Monday, 24 September 2012

Twilight of the Mavericks

Dan Atkinson's always excellent blog included this weekend a couple of fine quotes from fiction in the early 1970s about the way that the maverick was being forced out by unadventurous corporate thinking.

In Regan, the pilot TV movie that led to The Sweeney, a senior police officer spells it out: 'Jack, the days of the one-man band are over; now we're an orchestra.'

Len Deighton's novel, Yesterday's Spy (1975), strikes much the same note: '"The days of the entrepreneur are over, Steve," I told him. "Now it's the organisation man who gets the Christmas bonus and the mileage allowance. People like you are called 'heroes', and don't mistake it for a compliment."'

The struggle between the misfit maverick and a faceless bureaucracy was one of the great themes of popular culture in the 1970s, and one that helped pave the way for the rise of Margaret Thatcher. But it also played into a much longer strand in British society about the decline of the nation. This is a paragraph from my book, The Man Who Invented the Daleks, in a section where I explore the childhood reading of Terry Nation:

'John Buchan’s novel, The Island of Sheep (1936), the last to feature his secret agent Richard Hannay, begins with our hero on a suburban train in southern England, reminiscing about the great days at the turn of the century when "the afterglow of Cecil Rhodes’s spell still lay on Africa, and men could dream dreams". As he looks "round the compartment at the flabby eupeptic faces" of commuters returning home from the City, he reflects melancholically on the realities of modern Britain: "Brains and high ambition had perished, and the world was for the comfortable folk like the man opposite me."'

The economic dimensions of that long decline are, as it happens, examined in the highyl recommended Going South: Why Britain Will Have a Third World Economy by 2014, written by Dan and Larry Elliott.

Thursday, 20 September 2012


A couple of months ago, I was enthusing here about Iain Dale's publishing company, Biteback, and its predecessor, Politico's.

Rather splendidly, I read this week that Biteback has now bought the rights to the Politico's brand and that, 'under old management', it's back, calling itself 'the online political bookstore' and promising to carry the largest selection of political titles on the web. 'We want the site to become a destination for all political enthusiasts,' says Dale. Sounds good to me.

Thursday, 13 September 2012

Janice Atkinson-Small vs Glam Rock

I am, as I've said before, a big fan of Janice Atkinson-Small, a UKIP member who blogs on the Daily Mail's Right Minds site. She's great fun, and there are few more entertaining things in the British media than her single-handed (and single-minded) assault on the English language.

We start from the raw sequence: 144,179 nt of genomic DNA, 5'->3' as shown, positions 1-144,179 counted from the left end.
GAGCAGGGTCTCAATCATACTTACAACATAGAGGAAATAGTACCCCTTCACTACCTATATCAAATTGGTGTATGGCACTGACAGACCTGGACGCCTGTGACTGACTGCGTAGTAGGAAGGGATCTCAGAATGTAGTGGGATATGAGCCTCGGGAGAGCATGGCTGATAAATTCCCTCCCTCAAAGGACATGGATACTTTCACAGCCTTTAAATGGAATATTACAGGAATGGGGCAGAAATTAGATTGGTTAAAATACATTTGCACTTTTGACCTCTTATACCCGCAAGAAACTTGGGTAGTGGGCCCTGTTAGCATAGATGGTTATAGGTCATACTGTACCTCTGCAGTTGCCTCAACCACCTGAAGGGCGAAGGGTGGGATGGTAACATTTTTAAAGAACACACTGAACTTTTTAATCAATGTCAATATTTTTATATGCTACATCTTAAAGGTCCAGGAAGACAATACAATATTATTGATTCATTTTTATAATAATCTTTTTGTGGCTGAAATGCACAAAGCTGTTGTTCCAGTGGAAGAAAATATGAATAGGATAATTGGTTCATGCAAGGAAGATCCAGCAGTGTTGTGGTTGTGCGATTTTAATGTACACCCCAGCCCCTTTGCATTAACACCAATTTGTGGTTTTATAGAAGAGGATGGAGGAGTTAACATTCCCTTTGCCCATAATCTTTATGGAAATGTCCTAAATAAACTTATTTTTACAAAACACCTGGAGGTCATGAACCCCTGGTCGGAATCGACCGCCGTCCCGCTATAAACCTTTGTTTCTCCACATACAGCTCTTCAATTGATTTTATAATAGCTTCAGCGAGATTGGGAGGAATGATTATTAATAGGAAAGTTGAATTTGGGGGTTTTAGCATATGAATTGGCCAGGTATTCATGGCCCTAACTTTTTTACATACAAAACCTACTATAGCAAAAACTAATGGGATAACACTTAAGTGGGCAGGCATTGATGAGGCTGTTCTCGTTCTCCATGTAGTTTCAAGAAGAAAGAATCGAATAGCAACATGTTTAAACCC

Today, as far as one can discern her meaning, she seems to be rejoicing in Margaret Thatcher's reported dementia: 'For the first time I hope she is somewhere else in her mind when opening her newspapers and does not seek the sick joke of the bad-taste t-shirts sold by the Derbyshire Unemployed Workers' Centre at the TUC conference.'

(I'm reminded of the Bishop of Leicester, whose quote I included in Crisis? What Crisis?: 'I never thought I should give thanks to God for being blind, but since my wife has told me what she has seen in the film, The Devils, I am genuinely grateful that I have been spared that.')

Ms Atkinson-Small goes on to denounce 'the hard left' as: 'A spent force who have to result to shock tactics.' And she reflects that: 'My generation remember the demise the UK car manufacturing industry which as a direct result of union action closed down with the loss of thousands of skilled jobs.' (All syntax, punctuation and vocabulary, incidentally, are taken from the original.)

But then she goes too far, saying that apart from union militancy in the 1970s, 'the only other memorable things about that decade - equally bad - were Heath taking us into Europe and glam rock.'

Now that's just being provocative for the sake of it. The wisdom or otherwise of joining the European Economic Community is a matter of political opinion. But glam rock was - and I speak objectively here - the highest achievement of post-War British popular culture. If she really was around in the early 1970s and doesn't appreciate the beauty of glam, then I can only conclude that 'she is somewhere else in her mind'.


I was in Yorkshire on Tuesday, doing a talk about Terry Nation and the Daleks as part of the 10th Saltaire Festival. And very enjoyable it was too: a small but very welcoming group of people, and a stunningly beautiful town.

My thanks to David Ford, of the Saltaire Bookshop, who invited me and to him and his wife, Vanessa, for kindly putting me up for the night.